Three top Democrats warned President Donald Trump that any attempts to obstruct and influence witness testimony could be construed as a crime after he accused his former attorney, Michael Cohen, of lying about him to win leniency from federal prosecutors and alleged potential legal problems involving Cohen’s father-in-law.
Trump had made the comments during a Fox News interview with network host Jeanine Pirro, claiming that Cohen, who has agreed to testify before Congress next month, had “no information” on him.
“He’s in trouble on some loans and fraud and taxicabs and stuff that I know nothing about,” Trump said. “And in order to get his sentence reduced, he says, I have an idea, I’ll tell — I’ll give you some information on the president.”
Trump then implied authorities should investigate Cohen’s father-in-law, whose name he said he did not know, “because that’s the one that people want to look at. That’s the money in the family.”
“I don’t know, but you’ll find out, and you’ll look into it because nobody knows what’s going on over there,” he said when Pirro asked him to elaborate.
The president’s statements prompted Representatives joint statement in response:, Adam Schiff (CA), and Jerrold Nadler (NY), who respectively chair the Intelligence, Judiciary and Oversight committees, to release the following a
“The integrity of our process to serve as an independent check on the Executive Branch must be respected by everyone, including the President. Our nation’s laws prohibit efforts to discourage, intimidate, or otherwise pressure a witness not to provide testimony to Congress. The President should make no statement or take any action to obstruct Congress’ independent oversight and investigative efforts, including by seeking to discourage any witness from testifying in response to a duly authorized request from Congress.”
Others have also chimed in, agreeing that Trump is trying to intimidate Cohen and suggesting he is guilty of a felony under 18 U.S.C. 1512, which outlines consequences for those who tamper with witnesses, victims, and informants.
Trump is intimidating witness Cohen.
Anyone who "uses intimidation … or attempts to do so, with intent to influence … the testimony of any person in an official proceeding" is guilty of a felony under 18 U.S.C. 1512.@realDonaldTrump knows that Mueller watches TV right? https://t.co/2qrZUbJ87E
— Ted Lieu (@tedlieu) January 13, 2019
I didn’t like Michael Cohen when he was a Trump loyalist. I don’t like him now. But there’s a term for what Trump is trying to do to him…”Abuse of Power”, “Witness Tampering”….and just plain wrong. https://t.co/V7iWJGH70x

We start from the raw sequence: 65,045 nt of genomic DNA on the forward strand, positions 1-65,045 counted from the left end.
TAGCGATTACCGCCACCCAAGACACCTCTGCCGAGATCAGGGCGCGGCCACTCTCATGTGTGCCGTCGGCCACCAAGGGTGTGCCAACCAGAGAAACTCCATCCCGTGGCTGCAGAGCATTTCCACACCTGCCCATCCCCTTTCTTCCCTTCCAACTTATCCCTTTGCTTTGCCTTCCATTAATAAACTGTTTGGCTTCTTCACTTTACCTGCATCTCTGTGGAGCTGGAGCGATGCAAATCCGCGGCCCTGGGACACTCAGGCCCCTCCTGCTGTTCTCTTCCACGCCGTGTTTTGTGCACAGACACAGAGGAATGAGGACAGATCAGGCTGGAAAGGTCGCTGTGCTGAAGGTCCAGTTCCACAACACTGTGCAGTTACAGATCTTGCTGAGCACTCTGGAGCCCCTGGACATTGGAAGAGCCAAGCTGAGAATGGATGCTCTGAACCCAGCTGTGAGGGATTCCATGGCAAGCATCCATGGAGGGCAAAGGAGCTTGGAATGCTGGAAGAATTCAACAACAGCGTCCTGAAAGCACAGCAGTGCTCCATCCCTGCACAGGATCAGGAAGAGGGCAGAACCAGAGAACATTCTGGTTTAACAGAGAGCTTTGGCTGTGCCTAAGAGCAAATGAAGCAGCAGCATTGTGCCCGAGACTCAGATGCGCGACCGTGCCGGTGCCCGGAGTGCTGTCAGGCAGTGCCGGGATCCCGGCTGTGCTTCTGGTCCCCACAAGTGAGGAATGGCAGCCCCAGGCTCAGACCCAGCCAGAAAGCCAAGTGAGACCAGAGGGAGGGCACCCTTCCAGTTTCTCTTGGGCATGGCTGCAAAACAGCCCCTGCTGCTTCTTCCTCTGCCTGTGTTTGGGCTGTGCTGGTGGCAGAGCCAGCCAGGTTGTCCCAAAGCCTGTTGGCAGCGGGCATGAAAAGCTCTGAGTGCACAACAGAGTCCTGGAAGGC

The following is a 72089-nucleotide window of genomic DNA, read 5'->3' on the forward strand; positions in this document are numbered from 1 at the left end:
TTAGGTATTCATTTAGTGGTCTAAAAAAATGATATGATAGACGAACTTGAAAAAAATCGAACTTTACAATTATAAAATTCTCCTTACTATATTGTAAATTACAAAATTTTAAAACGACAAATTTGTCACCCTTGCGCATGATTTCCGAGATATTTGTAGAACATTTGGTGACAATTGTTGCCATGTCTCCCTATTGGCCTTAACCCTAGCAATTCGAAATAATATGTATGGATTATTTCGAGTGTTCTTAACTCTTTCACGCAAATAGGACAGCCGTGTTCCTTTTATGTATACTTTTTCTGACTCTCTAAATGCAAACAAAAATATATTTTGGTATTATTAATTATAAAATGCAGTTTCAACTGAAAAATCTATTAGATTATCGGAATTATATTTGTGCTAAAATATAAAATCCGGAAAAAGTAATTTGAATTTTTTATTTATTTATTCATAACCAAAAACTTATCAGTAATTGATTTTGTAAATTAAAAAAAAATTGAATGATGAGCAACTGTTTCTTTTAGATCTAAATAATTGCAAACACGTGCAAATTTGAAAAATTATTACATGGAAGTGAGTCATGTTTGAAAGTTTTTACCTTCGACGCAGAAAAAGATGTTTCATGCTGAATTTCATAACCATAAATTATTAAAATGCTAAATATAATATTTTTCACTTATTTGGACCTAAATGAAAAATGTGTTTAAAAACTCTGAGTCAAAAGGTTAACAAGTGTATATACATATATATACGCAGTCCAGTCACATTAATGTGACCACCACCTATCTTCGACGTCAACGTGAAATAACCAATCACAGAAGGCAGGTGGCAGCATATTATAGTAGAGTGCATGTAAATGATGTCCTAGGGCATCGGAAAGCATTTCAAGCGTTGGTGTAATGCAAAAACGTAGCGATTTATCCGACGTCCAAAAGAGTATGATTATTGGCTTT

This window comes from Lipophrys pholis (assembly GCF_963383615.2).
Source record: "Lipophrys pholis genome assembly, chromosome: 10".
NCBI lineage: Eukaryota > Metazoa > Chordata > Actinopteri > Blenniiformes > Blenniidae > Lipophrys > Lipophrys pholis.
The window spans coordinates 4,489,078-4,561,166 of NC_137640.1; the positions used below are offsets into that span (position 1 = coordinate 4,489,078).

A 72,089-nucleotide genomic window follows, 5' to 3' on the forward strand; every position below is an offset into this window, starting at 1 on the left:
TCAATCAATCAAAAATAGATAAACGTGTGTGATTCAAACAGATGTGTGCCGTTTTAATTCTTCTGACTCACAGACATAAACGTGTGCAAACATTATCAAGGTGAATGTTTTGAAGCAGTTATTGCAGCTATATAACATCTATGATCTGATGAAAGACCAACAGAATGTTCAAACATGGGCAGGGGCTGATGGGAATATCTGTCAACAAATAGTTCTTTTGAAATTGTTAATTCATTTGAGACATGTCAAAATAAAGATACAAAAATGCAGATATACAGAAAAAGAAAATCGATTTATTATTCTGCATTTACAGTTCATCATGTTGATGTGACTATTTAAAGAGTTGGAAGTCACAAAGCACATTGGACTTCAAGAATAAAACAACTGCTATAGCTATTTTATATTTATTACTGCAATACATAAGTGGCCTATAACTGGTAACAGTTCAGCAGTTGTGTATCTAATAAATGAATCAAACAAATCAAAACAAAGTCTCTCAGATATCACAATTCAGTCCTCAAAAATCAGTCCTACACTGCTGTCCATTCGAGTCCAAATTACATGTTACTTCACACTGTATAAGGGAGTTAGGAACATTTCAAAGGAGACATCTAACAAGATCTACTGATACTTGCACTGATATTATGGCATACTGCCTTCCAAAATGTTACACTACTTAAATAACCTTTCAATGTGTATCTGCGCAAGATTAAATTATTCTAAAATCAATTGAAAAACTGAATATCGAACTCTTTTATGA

— Ana Navarro-Cárdenas (@ananavarro) January 13, 2019
Trump just called for an investigation into Michael Cohen's father-in-law on national TV. If this is what he does in plain sight, imagine how he threatens and collects dirt to control people from the shadows.
— George Capen (@george_capen) January 13, 2019
Did Trump commit a felony when he called into Jeanine Pirro's show to suggest that Fox News (and authorities) look into Michael Cohen's father-in-law? Here is the relevant statute:
18 U.S. Code § 1512 – Tampering with a witness, victim, or an informant 1/
— Jennifer Hayden (@Scout_Finch) January 14, 2019
Cohen’s father-in-law, Fima Shusterman, pleaded guilty to evading federal reporting requirements for large cash transactions the year before his daughter, Laura, married Cohen. Shusterman and Cohen had been business associates for years and, according to reporter Seth Hettena, who wrote a book examining Trump’s connections to Russia, was the first to introduce Cohen to Trump.
Cohen’s attorney Lanny Davis said that Trump levels “incessant attacks” against Cohen because Trump views Cohen as the “greatest threat to his presidency.”
“This pattern of incessant attacks on my client and his family show what the American people have already witnessed, that Donald Trump sees Michael Cohen, and I would say justifiably, as the greatest threat to his presidency and what could be criminal and impeachable actions,” he said.